A truth of the IT profession is that everything changes and that if you don’t keep moving, your skills become quickly irrelevant. This isn’t a job where you get trained once and then you’re good for the next few decades. If you’re an IT Pro, any knowledge that you gain has a half life. The clock is ticking on anything you learn. The way you stay relevant is to stay up-to-date.
I meet many IT Pros who still have Windows Server 2003 in their environment (that’s okay, it’s still being supported by Microsoft). Back in 2000, when I first left the confines of being a systems administrator in academia, I remember being horrified that one branch office of the company I was working for had Windows NT 3.51 servers still in use. In 2000, when I worked on a 7 year old operating system, I felt almost like an archaeologist. Yet today people routinely work with an operating system that’s as old as my son, and he starts high school next year. In some cases that OS is in place because the business doesn’t want to move. In others its because the IT Pros don’t want to stay up-to-date.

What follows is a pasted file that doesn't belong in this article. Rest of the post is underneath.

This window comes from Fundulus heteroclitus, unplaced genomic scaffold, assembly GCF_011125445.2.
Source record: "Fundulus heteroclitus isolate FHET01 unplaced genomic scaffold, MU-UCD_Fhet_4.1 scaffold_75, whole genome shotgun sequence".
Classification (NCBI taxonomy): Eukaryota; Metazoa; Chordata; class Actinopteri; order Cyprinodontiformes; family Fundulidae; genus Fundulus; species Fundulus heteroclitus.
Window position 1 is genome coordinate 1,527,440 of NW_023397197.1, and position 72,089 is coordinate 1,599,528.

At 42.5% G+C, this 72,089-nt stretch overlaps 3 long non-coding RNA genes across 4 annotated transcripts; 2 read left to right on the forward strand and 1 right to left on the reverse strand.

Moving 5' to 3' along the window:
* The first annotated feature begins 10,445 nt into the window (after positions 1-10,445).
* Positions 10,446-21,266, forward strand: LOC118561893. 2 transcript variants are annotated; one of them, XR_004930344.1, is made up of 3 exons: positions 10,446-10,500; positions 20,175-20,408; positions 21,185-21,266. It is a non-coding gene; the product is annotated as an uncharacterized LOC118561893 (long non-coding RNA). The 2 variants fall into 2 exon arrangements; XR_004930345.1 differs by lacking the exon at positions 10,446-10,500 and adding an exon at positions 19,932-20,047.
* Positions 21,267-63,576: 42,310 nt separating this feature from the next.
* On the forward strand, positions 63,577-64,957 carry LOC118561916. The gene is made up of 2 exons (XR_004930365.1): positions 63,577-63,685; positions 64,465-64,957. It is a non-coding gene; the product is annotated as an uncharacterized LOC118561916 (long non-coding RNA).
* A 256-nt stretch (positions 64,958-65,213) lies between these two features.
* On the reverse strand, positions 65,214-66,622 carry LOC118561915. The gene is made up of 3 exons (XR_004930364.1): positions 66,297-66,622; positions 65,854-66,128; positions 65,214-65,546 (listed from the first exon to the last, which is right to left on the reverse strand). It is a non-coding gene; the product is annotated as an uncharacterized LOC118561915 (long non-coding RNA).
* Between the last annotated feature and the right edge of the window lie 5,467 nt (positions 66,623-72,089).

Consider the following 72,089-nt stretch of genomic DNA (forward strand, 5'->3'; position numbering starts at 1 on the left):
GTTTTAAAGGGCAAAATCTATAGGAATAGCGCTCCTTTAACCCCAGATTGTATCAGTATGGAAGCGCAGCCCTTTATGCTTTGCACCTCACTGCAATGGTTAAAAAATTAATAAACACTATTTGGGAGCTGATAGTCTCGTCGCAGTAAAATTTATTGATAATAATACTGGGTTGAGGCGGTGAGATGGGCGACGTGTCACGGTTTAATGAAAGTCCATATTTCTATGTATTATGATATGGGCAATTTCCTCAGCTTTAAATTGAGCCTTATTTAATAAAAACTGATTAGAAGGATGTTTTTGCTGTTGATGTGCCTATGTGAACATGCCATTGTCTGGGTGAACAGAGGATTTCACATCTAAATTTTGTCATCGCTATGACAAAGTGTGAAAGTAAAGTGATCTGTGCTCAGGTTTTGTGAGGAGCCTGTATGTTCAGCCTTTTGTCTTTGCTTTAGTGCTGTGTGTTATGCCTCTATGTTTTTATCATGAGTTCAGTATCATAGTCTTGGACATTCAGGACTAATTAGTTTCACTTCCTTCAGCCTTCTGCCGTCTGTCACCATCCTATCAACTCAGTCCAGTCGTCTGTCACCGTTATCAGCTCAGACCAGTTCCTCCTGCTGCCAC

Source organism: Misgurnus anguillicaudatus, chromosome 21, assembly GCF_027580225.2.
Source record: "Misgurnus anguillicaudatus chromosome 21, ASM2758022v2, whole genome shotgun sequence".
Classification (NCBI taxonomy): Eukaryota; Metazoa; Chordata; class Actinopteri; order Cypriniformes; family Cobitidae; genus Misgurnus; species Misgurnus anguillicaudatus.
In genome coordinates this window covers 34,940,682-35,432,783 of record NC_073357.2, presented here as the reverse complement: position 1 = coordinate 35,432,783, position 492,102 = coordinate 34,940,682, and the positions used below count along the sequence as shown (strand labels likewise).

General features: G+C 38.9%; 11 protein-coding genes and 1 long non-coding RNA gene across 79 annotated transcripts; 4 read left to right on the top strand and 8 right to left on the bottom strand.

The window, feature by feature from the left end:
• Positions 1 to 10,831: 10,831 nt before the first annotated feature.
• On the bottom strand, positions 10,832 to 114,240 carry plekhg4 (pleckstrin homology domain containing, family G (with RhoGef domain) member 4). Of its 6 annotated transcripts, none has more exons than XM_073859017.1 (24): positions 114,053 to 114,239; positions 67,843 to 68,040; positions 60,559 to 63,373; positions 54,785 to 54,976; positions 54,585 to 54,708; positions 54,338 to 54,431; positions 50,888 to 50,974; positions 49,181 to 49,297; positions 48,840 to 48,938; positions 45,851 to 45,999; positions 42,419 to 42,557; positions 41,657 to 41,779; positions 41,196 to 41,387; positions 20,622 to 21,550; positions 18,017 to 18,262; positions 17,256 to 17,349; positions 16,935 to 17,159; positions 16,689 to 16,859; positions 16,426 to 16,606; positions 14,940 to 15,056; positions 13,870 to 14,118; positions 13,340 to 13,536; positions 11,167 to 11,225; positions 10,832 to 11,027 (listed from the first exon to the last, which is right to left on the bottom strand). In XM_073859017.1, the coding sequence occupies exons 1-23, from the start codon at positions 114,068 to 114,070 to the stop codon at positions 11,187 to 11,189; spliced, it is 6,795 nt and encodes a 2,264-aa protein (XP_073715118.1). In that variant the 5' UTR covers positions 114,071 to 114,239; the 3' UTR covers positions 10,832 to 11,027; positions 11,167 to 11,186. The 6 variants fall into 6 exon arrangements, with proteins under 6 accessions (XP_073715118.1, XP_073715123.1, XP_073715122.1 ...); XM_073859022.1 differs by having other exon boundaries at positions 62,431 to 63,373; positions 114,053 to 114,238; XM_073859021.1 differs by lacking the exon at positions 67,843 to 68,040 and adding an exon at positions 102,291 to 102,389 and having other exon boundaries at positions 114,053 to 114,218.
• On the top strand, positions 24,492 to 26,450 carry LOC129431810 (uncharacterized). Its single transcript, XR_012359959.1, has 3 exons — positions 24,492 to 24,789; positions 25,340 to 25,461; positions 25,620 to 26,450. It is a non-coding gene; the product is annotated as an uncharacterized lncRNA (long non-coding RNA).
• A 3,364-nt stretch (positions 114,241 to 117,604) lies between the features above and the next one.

The point I’m trying to hit is that many IT Pros seemed to have forgotten that they need to keep learning. They got comfortable with a static set of operating systems and applications. Being an IT Pro means that you don’t have the choice of getting “too comfortable” with a static set of technologies. This is simply because every technology has an expiry date, even if you can’t see it yet.
Those servers running Windows Server 2003 are going to have to come out. It’s better that the people pulling them out already be fairly proficient with R2 already, rather than sitting there thinking that they should book some Windows Server 2012 R2 training at some point in the future so that they can develop a migration plan.
Learning must be constant. You can’t thrive as an IT pro if you only poke your head out of the server room every 10 years and then go on a learning binge. Learning gets harder if you aren’t doing it on a regular basis. You need to keep up a constant pace of learning, so that the current state of the art doesn’t move out beyond your horizon.
Microsoft and third parties have made a variety of tools available that allow you to remain up-to-date, from Microsoft Virtual Academy and companies like PluralSight, through to more traditional learning methods, such as Instructor Lead Training and even the textbooks that I and others write. If you want to remain closer to the cutting edge, get on to channel9.msdn.com and review the videos of the recent TechED 2014 sessions.
IT Pros are employed for what they know, and everything that they know has an expiry date on it. The only way that they remain employed is by replacing that expiring knowledge with new knowledge. If they don’t, eventually everything that they do know will be as relevant as Windows NT 3.51 is today.